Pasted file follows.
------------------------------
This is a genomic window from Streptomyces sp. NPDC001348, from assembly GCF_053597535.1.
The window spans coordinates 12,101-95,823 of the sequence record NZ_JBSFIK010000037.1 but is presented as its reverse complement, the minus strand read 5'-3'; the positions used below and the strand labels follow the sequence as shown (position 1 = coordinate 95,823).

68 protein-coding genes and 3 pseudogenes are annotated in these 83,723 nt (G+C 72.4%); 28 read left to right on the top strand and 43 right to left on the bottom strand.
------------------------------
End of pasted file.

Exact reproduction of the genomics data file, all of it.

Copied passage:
This is a genomic window from Streptomyces sp. NPDC001348, from assembly GCF_053597535.1.
The window spans coordinates 12,101-95,823 of the sequence record NZ_JBSFIK010000037.1 but is presented as its reverse complement, the minus strand read 5'-3'; the positions used below and the strand labels follow the sequence as shown (position 1 = coordinate 95,823).

68 protein-coding genes and 3 pseudogenes are annotated in these 83,723 nt (G+C 72.4%); 28 read left to right on the top strand and 43 right to left on the bottom strand.